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Article
Beverage-consumption patterns and associations with metabolic risk factors among low-income Latinos with uncontrolled type 2 diabetes
University of Massachusetts Medical School Faculty Publications
  • Monica L. Wang, University of Massachusetts Medical School
  • Stephenie C. Lemon, University of Massachusetts Medical School
  • Barbara C. Olendzki, University of Massachusetts Medical School
  • Milagros C. Rosal, University of Massachusetts Medical School
UMMS Affiliation
Department of Medicine, Division of Preventive and Behavioral Medicine
Publication Date
12-1-2013
Document Type
Article
Subjects
Adolescent; Adult; Aged; Beverages; Carbonated Beverages; Diabetes Mellitus, Type 2; Dietary Fats; Dietary Sucrose; Energy Intake; Female; Hemoglobin A, Glycosylated; *Hispanic Americans; Humans; Hypoglycemic Agents; Male; Middle Aged; Obesity; Poverty; Puerto Rico; United States
Abstract
In the United States, Latinos experience disproportionately higher rates of type 2 diabetes and diabetes-related complications than non-Latino whites. Sugar-sweetened beverage (SSB) consumption is strongly associated with increased risk of developing type 2 diabetes. Reducing caloric intake, particularly from energy-dense, low-nutrient foods or beverages, can be an effective and key strategy for metabolic and weight control. However, little is known about the contribution of various types of beverages, including but not limited to SSBs, to total caloric intake among Latinos with type 2 diabetes. Low-income Latinos (87.7% Puerto Rican) participating in a diabetes self-management intervention trial (N=238) provided cross-sectional, descriptive data on beverage-consumption patterns, anthropometric outcomes, and metabolic characteristics. Beverages accounted for one fifth of the total daily caloric intake. SSBs and milk beverages, respectively, contributed 9.6% of calories to overall daily caloric intake. Interventions directed at diabetes risk factors among low-income Latinos with diabetes can benefit from consideration of beverage-consumption behaviors as an important strategy to reduce caloric and sugar intake. All rights reserved.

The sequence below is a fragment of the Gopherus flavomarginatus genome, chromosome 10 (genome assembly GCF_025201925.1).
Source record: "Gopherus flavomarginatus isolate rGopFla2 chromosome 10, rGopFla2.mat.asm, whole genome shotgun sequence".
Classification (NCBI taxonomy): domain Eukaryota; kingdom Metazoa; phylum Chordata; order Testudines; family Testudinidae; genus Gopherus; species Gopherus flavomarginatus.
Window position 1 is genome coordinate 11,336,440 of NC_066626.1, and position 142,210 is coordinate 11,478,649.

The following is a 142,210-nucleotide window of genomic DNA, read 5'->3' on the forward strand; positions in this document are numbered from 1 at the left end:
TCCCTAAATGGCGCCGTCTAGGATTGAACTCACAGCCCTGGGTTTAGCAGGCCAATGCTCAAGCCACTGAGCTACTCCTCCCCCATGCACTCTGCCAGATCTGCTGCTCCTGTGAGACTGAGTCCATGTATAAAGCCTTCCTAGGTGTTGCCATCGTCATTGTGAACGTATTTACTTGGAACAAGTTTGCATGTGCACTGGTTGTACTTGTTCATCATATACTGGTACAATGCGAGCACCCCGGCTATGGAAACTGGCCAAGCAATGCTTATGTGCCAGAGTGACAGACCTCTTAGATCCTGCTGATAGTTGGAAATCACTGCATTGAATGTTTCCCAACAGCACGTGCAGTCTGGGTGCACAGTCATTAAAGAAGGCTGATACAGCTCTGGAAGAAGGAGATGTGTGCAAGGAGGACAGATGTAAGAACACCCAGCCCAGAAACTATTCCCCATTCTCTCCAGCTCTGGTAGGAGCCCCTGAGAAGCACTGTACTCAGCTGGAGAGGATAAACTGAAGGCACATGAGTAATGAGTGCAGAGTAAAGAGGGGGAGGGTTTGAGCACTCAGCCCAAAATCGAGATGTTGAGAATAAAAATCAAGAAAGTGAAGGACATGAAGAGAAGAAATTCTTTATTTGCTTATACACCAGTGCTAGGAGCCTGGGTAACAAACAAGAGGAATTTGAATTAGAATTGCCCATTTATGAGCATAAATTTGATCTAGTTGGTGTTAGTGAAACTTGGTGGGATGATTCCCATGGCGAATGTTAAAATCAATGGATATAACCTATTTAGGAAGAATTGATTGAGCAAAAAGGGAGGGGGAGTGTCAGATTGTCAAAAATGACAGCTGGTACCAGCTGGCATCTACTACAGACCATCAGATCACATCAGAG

Keywords
  • UMCCTS funding
Comments

Citation: Wang ML, Lemon SC, Olendzki B, Rosal MC. Beverage-consumption patterns and associations with metabolic risk factors among low-income Latinos with uncontrolled type 2 diabetes. J Acad Nutr Diet. 2013 Dec;113(12):1695-703. doi:10.1016/j.jand.2013.06.351. Link to article on publisher's site

Related Resources
Link to Article in PubMed
PubMed ID
23999278
Citation Information
Monica L. Wang, Stephenie C. Lemon, Barbara C. Olendzki and Milagros C. Rosal. "Beverage-consumption patterns and associations with metabolic risk factors among low-income Latinos with uncontrolled type 2 diabetes" Vol. 113 Iss. 12 (2013) ISSN: 2212-2672 (Print)
Available at: http://works.bepress.com/stephenie_lemon/62/